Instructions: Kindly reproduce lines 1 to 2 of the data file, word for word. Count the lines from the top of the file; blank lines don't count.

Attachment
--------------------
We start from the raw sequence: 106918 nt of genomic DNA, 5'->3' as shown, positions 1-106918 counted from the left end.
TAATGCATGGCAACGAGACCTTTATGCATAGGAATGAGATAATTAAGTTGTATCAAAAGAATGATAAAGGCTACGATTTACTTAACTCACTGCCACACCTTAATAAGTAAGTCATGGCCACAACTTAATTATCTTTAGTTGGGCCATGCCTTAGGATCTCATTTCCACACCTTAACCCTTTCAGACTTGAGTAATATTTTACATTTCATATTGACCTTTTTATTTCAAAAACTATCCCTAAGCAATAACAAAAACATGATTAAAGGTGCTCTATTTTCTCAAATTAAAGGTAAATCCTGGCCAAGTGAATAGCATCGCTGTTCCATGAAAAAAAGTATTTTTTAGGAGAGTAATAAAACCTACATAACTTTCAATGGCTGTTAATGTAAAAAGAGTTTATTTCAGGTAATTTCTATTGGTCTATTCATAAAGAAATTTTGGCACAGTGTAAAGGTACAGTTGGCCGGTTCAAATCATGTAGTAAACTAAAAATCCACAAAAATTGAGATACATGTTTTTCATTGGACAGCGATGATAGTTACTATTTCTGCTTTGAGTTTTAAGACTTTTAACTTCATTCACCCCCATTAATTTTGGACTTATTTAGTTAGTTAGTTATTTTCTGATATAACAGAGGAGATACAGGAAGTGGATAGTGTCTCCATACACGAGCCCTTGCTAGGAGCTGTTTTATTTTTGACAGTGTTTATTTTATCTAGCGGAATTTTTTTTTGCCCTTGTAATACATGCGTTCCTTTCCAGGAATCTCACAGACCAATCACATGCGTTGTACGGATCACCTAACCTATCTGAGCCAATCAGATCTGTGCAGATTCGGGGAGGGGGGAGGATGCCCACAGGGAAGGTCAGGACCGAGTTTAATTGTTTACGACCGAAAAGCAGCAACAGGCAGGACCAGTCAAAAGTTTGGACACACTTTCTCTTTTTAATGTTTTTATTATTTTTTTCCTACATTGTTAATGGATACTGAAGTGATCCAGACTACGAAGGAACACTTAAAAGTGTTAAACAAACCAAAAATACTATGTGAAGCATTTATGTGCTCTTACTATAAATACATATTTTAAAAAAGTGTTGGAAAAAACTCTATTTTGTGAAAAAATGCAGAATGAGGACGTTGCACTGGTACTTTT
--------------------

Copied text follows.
We start from the raw sequence: 106918 nt of genomic DNA, 5'->3' as shown, positions 1-106918 counted from the left end.
TAATGCATGGCAACGAGACCTTTATGCATAGGAATGAGATAATTAAGTTGTATCAAAAGAATGATAAAGGCTACGATTTACTTAACTCACTGCCACACCTTAATAAGTAAGTCATGGCCACAACTTAATTATCTTTAGTTGGGCCATGCCTTAGGATCTCATTTCCACACCTTAACCCTTTCAGACTTGAGTAATATTTTACATTTCATATTGACCTTTTTATTTCAAAAACTATCCCTAAGCAATAACAAAAACATGATTAAAGGTGCTCTATTTTCTCAAATTAAAGGTAAATCCTGGCCAAGTGAATAGCATCGCTGTTCCATGAAAAAAAGTATTTTTTAGGAGAGTAATAAAACCTACATAACTTTCAATGGCTGTTAATGTAAAAAGAGTTTATTTCAGGTAATTTCTATTGGTCTATTCATAAAGAAATTTTGGCACAGTGTAAAGGTACAGTTGGCCGGTTCAAATCATGTAGTAAACTAAAAATCCACAAAAATTGAGATACATGTTTTTCATTGGACAGCGATGATAGTTACTATTTCTGCTTTGAGTTTTAAGACTTTTAACTTCATTCACCCCCATTAATTTTGGACTTATTTAGTTAGTTAGTTATTTTCTGATATAACAGAGGAGATACAGGAAGTGGATAGTGTCTCCATACACGAGCCCTTGCTAGGAGCTGTTTTATTTTTGACAGTGTTTATTTTATCTAGCGGAATTTTTTTTTGCCCTTGTAATACATGCGTTCCTTTCCAGGAATCTCACAGACCAATCACATGCGTTGTACGGATCACCTAACCTATCTGAGCCAATCAGATCTGTGCAGATTCGGGGAGGGGGGAGGATGCCCACAGGGAAGGTCAGGACCGAGTTTAATTGTTTACGACCGAAAAGCAGCAACAGGCAGGACCAGTCAAAAGTTTGGACACACTTTCTCTTTTTAATGTTTTTATTATTTTTTTCCTACATTGTTAATGGATACTGAAGTGATCCAGACTACGAAGGAACACTTAAAAGTGTTAAACAAACCAAAAATACTATGTGAAGCATTTATGTGCTCTTACTATAAATACATATTTTAAAAAAGTGTTGGAAAAAACTCTATTTTGTGAAAAAATGCAGAATGAGGACGTTGCACTGGTACTTTT